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Drew Verlee14:12:55

I think the motivation for yada isn't very clear to a new developer, it seems to be identifying a subtle point that I'll admit I don't quite grasp. It might help to have a small motivation example just to orient people. It could even use psudeo code and exaggerate.


@drewverlee for me the selling points are: [1] fully async [2] deals with all the http protocol cruft so i don't have to [3] async multipart uploads

Drew Verlee15:12:32

@mccraigmccraig thanks for the insight. I was referring to the claims that yada made about a systemic problem with how we build rest apis, I might understand it those arguments, but it would be nice to have a more concert (if a bit over simplified) example.


@drewverlee I think the best way to explain Yada's benefits is to compare and contrast with Ring and Pedestal. With both Ring and Pedestal you start with a web server and some endpoints. You then build up middleware to implement the parts of the HTTP spec that your application needs. This can lead to missing HTTP features or poorly optimised ones (e.g. doing a full GET to respond to a HEAD request, then throwing away the body).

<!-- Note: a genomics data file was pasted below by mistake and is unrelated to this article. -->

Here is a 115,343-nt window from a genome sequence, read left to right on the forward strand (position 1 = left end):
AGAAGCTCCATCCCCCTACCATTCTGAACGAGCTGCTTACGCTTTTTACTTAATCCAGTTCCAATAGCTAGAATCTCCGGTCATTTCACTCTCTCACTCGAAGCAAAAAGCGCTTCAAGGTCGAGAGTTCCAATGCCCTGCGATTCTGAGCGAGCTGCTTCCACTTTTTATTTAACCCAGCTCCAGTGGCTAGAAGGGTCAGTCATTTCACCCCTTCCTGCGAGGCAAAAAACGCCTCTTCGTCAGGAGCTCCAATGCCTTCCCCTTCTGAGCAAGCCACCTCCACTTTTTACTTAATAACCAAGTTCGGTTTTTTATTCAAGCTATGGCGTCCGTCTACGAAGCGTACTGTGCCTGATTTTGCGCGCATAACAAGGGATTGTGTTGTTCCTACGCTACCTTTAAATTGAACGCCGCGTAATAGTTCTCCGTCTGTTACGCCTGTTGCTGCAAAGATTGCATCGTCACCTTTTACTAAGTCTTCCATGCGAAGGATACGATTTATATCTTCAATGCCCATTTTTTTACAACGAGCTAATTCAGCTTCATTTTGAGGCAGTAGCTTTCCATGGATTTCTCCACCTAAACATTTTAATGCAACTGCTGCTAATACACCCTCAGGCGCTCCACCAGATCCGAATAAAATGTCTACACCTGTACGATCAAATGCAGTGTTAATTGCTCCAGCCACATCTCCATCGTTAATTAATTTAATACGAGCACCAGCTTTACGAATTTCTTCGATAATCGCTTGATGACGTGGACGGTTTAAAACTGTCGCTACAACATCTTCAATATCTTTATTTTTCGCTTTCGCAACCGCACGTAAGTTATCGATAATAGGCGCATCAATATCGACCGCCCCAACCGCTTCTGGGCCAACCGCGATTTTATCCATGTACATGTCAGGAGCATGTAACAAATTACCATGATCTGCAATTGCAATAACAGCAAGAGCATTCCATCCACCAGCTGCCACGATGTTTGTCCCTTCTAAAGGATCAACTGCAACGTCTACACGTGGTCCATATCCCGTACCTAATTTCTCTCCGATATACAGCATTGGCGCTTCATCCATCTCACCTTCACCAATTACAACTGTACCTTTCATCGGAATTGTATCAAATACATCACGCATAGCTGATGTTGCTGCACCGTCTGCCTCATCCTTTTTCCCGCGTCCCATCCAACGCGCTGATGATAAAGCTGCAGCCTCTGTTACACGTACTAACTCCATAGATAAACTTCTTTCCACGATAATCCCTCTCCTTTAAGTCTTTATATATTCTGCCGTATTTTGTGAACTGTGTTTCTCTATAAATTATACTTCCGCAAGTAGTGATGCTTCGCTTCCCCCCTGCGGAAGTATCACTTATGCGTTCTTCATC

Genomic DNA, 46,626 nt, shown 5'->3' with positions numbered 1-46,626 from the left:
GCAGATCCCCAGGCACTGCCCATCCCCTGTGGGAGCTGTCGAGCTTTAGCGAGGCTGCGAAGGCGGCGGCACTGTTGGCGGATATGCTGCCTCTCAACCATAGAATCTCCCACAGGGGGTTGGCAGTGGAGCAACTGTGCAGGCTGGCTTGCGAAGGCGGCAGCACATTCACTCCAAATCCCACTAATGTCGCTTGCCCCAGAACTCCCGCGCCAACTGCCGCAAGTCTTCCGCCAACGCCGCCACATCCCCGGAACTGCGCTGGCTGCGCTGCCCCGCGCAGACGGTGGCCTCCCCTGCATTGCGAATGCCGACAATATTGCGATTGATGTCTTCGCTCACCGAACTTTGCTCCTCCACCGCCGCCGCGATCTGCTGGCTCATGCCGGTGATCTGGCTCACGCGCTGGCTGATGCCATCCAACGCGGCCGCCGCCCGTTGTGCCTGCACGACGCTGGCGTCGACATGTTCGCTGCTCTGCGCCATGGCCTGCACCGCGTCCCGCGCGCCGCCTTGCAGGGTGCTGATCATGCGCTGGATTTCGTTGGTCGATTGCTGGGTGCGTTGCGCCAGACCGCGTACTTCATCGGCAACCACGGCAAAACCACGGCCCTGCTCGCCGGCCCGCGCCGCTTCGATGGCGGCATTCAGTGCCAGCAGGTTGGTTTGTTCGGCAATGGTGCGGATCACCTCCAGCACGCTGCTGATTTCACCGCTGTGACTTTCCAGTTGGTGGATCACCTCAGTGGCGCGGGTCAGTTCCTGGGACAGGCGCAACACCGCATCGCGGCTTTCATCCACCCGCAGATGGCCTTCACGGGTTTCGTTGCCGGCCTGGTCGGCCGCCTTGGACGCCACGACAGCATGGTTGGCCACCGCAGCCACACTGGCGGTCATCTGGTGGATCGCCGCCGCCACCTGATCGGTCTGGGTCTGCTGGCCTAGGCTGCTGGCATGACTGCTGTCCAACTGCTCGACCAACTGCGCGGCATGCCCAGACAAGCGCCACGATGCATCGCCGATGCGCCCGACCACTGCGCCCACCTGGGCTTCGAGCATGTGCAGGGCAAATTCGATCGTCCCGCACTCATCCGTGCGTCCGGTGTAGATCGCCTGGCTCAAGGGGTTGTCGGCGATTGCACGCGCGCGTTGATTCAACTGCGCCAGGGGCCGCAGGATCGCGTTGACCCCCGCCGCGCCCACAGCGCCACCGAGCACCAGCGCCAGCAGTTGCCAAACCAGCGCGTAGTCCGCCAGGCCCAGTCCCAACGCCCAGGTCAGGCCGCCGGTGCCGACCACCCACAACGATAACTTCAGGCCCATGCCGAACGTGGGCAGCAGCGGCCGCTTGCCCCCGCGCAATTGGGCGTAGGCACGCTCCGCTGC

In contrast, Yada starts with a stack of middleware which faithfully implement all* of the HTTP spec. It gives you a bunch of places to hook into the HTTP request lifecycle to customise the responses


or correctly handling Accept headers, 🙂 little things add up I think

Drew Verlee21:12:03

@danielcompton I really appreciate that explanation, thank you.